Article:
In defence of the tie clip, when sold in sterling silver at Tiffany &Co. and re-named the tie bar, it is a sexy little sliver, just visible above a low-break, one-button coat, and unimpeachably elegant. Though undeniably more popular with our American friends, the tie bar has enjoyed a renaissance in 21st-century style thanks to the impeccably suited Mad Men television series, set in the early ’60s. Retro it maybe, but a tie bar fashioned in precious metal with zero detail beautifully complements the cut of Savile Row boys influenced by Rat Pack tailoring, the likes of Spencer Hart, Richard James and Ozwald Boateng.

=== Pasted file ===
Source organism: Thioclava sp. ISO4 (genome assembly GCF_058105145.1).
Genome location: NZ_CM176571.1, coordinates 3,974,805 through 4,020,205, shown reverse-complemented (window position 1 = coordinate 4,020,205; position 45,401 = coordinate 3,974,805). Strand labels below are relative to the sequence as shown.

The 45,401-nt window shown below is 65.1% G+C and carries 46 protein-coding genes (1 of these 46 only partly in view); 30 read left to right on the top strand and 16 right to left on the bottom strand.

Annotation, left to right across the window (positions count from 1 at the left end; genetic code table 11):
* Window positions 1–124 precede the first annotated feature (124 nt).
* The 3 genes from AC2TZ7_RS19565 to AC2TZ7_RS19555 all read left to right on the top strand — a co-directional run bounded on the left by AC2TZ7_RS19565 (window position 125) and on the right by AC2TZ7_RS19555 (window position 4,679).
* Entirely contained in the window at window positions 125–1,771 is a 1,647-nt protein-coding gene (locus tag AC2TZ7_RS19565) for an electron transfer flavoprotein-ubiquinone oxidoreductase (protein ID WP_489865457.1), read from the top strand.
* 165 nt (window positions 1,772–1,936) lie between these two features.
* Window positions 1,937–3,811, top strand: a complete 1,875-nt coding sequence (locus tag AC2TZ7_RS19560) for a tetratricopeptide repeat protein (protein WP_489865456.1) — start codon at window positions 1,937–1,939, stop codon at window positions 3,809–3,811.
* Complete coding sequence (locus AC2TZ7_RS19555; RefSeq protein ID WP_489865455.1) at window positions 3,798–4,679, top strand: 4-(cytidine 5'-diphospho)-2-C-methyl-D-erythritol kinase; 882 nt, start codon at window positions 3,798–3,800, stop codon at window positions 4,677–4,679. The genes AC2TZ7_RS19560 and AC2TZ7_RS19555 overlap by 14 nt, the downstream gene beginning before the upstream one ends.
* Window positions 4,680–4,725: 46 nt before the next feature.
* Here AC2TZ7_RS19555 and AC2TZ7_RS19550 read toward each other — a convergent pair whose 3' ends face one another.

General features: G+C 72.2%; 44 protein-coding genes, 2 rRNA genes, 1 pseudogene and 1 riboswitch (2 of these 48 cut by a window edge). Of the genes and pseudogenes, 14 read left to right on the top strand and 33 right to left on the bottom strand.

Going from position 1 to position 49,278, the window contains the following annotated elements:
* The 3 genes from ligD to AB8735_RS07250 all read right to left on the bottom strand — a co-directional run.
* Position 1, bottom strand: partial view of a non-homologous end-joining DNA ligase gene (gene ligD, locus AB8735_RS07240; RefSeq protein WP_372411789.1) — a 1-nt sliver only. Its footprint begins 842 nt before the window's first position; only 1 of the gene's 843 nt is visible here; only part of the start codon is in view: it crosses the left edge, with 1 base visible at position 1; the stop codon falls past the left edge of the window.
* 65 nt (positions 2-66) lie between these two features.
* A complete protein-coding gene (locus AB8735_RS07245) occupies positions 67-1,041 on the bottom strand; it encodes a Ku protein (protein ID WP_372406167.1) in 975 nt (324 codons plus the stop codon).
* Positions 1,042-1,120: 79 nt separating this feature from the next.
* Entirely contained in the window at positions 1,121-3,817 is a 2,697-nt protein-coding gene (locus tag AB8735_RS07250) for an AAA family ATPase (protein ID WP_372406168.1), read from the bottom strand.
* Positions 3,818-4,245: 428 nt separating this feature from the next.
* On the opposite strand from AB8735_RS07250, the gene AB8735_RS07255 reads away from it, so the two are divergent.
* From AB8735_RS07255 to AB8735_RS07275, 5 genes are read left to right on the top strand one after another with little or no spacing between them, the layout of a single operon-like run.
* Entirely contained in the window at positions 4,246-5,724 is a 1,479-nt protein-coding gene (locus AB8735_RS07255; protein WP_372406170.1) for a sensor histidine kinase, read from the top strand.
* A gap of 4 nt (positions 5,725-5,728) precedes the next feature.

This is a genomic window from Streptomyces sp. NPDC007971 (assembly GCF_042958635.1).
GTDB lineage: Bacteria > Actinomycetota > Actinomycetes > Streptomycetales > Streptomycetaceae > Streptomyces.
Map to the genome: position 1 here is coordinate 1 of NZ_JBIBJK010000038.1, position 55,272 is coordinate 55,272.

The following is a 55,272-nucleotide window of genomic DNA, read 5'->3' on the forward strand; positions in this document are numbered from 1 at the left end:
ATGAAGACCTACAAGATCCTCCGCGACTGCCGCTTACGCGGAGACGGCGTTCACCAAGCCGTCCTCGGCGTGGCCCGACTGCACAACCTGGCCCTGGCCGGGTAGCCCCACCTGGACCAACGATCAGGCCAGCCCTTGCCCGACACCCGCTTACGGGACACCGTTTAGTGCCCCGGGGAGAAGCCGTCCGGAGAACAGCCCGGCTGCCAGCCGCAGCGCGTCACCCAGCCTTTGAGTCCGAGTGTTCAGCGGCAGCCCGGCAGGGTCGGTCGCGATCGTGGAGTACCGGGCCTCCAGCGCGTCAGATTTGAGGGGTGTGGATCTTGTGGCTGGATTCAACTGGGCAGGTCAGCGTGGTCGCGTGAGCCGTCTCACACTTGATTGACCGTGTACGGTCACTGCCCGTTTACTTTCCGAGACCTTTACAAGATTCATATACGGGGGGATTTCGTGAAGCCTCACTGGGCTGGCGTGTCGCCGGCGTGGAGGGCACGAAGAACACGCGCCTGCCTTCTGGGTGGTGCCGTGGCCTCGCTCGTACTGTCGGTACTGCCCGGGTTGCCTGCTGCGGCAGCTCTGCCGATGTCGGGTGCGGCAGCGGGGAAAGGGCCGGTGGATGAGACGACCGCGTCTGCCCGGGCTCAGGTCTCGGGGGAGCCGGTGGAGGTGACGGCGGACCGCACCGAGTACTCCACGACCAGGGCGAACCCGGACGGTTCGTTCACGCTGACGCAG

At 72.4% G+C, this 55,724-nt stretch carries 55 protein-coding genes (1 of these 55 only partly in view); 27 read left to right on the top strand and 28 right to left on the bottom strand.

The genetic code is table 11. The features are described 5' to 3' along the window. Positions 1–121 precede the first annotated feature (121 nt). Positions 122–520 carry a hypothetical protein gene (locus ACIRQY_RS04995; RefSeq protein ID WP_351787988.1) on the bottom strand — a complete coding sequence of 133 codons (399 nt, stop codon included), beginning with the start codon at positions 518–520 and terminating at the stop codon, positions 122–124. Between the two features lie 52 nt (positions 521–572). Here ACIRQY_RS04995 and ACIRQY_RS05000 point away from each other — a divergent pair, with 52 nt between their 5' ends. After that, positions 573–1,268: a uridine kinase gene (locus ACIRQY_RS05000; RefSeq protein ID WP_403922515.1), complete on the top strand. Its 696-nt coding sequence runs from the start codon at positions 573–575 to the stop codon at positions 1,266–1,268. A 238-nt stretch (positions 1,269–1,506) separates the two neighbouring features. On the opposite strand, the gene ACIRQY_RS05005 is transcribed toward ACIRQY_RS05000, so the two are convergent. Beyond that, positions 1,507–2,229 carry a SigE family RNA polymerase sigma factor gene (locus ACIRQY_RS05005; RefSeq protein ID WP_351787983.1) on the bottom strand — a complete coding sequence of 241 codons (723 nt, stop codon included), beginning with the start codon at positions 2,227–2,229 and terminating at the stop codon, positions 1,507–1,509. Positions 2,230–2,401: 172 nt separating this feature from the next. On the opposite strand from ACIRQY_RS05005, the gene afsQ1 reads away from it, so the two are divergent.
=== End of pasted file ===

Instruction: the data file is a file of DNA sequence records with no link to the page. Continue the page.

The demise of the stock (or cravat) from formal dress has rendered the stick pin almost obsolete. These miniature works of art that reached their apogee in the late Victorian/Edwardian era were designed as an anchor—or island—from which a cravat billowed like the seas off the Bay of Biscay. They entered the formal wardrobe courtesy of riding attire where stick pins were employed to keep the stock in place while riding to hounds on your Wiltshire estate. These jewelled heads mounted on long, lethal pins are eminently collectable but seldom worn, unless you wish for a Charvet tie pitted with more holes than a mafia victim’s corpse. However, their impracticality favours the buyer who may acquire a 1940s sapphire stick pin with diamond-cluster surround for less than £500 in London’s Burlington Arcade. I recall writing a “desperately seeking gem-set stickpins” feature for the Financial Times in 2004, and only Cartier had set such a thing: a pavé diamond panther’s head and paws with emerald eyes and onyx nose (£13,000). In the Edwardian era, the stick pin served much the same purpose as the cufflink today: a witty sartorial sign post to display wealth, taste and interests. Hence the popularity of the fox’s head with ruby eyes, the diamond horseshoe motif and the mourning pin, such as that with the portrait of Queen Victoria’s loyal gillie John Brown commissioned by Her late Majesty, currently in the collection of historical London jeweller Wartski.